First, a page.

While acknowledging the relative resilience of the stock and appealing capital management at a median valuation, Morgan Stanley is cautious, and notes there are few short-term re-rating catalysts.

Citi ascertains the cash dividend coverage is strong despite the potential for weaker earnings and envisages a sustainable dividend yield of 5-6%, with options for capital returns from the re-gearing of the operating division balance sheet calculated to unlock a further $900m that can be applied to buybacks.

In line with its forecasts Morgans estimates an FY21 distribution of 26.7c. At current prices this implies a cash yield of 5.7%. The broker assesses the distribution could average an even higher rate of 29.5c across FY21-23, if earnings actually follow the outlook.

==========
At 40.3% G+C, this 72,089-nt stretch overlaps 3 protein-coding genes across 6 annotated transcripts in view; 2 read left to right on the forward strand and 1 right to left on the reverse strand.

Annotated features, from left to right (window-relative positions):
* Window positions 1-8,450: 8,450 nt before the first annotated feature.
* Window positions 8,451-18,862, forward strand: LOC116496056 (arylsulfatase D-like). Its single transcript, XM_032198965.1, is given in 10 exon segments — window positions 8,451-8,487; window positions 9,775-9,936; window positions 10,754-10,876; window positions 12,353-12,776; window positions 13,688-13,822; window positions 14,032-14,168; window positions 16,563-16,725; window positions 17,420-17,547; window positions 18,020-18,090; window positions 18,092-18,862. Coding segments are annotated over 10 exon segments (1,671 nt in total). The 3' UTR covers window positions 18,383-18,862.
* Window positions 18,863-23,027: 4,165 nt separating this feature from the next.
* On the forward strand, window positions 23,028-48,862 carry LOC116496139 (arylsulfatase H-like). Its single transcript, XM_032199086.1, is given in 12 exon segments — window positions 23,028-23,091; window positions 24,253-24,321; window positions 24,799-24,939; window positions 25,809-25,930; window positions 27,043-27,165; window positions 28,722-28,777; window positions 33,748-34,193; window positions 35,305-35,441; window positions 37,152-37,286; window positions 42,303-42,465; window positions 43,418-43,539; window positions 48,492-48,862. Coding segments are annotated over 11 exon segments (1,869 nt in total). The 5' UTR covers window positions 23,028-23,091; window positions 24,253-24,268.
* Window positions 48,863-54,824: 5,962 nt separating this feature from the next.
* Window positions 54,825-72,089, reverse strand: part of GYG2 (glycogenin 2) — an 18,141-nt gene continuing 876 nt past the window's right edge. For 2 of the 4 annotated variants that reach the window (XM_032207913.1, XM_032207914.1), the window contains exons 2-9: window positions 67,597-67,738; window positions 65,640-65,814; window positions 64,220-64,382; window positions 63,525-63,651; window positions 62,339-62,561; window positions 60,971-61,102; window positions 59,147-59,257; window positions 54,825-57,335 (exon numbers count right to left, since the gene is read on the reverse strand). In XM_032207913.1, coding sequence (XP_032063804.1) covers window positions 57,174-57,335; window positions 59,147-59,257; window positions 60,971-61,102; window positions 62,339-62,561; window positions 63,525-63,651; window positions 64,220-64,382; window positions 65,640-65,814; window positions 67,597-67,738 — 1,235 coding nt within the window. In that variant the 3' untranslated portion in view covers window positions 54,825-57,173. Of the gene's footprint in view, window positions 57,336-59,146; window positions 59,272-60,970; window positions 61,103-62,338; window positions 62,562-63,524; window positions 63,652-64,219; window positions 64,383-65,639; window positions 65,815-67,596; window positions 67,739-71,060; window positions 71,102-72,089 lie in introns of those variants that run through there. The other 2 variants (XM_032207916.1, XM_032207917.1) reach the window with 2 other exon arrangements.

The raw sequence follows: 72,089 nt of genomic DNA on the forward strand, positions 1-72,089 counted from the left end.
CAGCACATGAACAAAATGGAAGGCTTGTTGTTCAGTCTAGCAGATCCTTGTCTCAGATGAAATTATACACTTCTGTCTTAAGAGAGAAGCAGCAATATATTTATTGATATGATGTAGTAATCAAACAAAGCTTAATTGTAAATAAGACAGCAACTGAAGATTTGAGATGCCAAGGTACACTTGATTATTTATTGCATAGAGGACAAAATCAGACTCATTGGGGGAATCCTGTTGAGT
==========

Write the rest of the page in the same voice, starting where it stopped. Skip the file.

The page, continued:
Coal

Citi highlights the lack of visibility around coal volumes and network revenues as the key risks. The broker forecasts a decline of -3% in FY21 for coal earnings but the outlook is contingent on no material increase in competition that would place further pressure on freight rates.

Historically, weaker demand and falling prices have led to do a decline in coal haulage volumes and Citi expects FY21 will be no different. A pick-up is anticipated in the second half of FY21 but the extent of this is a vexed question.

To become more positive, Citi would require improvements in the coal price, export demand and capacity utilisation in Chinese and Indian steel mills. The company has highlighted no earnings growth in FY21 as volumes have not emerged to counter the impact of lower contract pricing.